Following the lead of aerospace and automotive engineers, the architectural proletariat began using CAD technology in the 1980s. Computer manufacturers started selling personal computers, intended for amateurs and hobbyists, and later started selling engineering workstations for professionals. Soon there was no need for CAD departments. Designers were finally able to use computers and do the work themselves. PCs gained momentum as the CAD platform of choice. The first generation of graphics-capable desktop computers (such as Hewlett-Packard’s HP9845 series in 1978) encouraged engineers to experiment with programming and paved the way to today’s use of digital technology.
It was not until the 1980s that software began evolving to render solid models and true 3D representations of product parts. Software manufacturers finally developed programs that could completely represent structures in three-dimensional space so the designer didn’t have to imagine how the part would look like in real life. The availability of 3D CAD led to the development of rapid prototyping and 3D printing. The first fully functional 3D modeling software was arguably CATIA Version 1 by Dassault Systems in 1982, used by Frank Gehry’s office to develop and test the building system for the Disney Concert Hall in 1989. Physical models were reverse-engineered with a digitizer, and the surfaces were imported into the 3D software. CATIA was used for modeling the entire exterior of the complex.
The PC explosion in the 1990s caused a host of digitally designed projects to appear on the architecture scene. William Massie’s concrete formwork, Greg Lynn’s waffle typologies, and various attempts at surface manipulations happened simultaneously with the appearance of a powerful new software player: Autodesk. Since releasing its first version of AutoCAD in 1982, the company stepped into the realm of 3D modeling and became a strong competitor in the field of digital representation, form-finding, and system development. Since then the architectural community has seen a cascade of software debuts: Graphisoft’s ArchiCAD — particularly successful in the US and Canada — Autodesk’s 3D Studio, and Revit Technology Corporation’s Revit. Nemetschek AG appeared in 1997, with CAD/CAM software for CNC machining and various tools for digital fabrication entering the mainstream in more recent years.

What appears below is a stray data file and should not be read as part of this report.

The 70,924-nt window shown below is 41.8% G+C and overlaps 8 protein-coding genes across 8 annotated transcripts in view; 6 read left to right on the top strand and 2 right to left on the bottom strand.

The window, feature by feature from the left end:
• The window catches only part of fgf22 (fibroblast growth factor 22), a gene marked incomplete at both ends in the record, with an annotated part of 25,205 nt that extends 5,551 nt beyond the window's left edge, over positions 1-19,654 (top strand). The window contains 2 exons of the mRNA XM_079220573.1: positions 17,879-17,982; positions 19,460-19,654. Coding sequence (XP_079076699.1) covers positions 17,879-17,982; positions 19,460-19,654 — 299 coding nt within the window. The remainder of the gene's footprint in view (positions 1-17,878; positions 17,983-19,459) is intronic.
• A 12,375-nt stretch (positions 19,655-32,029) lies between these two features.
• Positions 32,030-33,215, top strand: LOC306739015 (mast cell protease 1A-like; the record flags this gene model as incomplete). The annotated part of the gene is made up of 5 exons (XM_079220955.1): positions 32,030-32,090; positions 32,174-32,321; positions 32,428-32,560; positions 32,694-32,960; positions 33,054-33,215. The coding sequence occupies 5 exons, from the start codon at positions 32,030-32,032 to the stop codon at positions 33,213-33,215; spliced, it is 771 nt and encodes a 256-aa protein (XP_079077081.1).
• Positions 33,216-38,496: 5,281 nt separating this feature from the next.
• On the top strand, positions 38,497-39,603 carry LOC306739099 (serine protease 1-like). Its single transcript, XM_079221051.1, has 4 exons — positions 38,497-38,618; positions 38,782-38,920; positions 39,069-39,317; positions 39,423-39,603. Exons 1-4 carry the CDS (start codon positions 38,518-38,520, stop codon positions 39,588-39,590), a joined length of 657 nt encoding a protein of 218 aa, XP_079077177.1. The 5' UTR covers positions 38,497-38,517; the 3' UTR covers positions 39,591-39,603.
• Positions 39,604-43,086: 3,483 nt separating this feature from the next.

With the evolution of software, architectural firms had a more pressing demand for fast, reliable computer systems they could use architectural visualization. The high demands of rendering software encouraged hardware manufacturers to create superior graphics workstations almost tailor-made for 3D visualizations and animation. A bespoke range of high performance 3D graphics workstation are now often developed in line with specific user needs and fine-tuned to the requirements of top-of-the-line rendering software. To help maximize the full capabilities of Autodesk’s software, HP and Intel developed a series of workstations aimed at engineers, architects, and designers, focusing on graphic performance as well as memory and processing optimization.
Recent technological advances make it almost inconceivable to imagine that only a few decades ago, designers used to manually draw splines and struggled to create simple geometric modifications. The 2013 exhibition at the Canadian Centre for Archtecture (CCA) entitled “Archeology of the Digital” and curated by Greg Lynn, showcased some of the earliest examples of digitally driven design, including the Lewis Residence by Frank Gehry (1985–1995), Peter Eisenman’s unrealized Biozentrum (1987), Chuck Hoberman’s Expanding Sphere (1992), and Shoei Yoh’s roof structures for Odawara Gymnasium (1991) and Galaxy Toyama Hall (1992). These pioneering works remind us of the indisputable impact digital tools have had on the way we design and think about architecture; as the tools continue evolving, so will the forms and structures we create.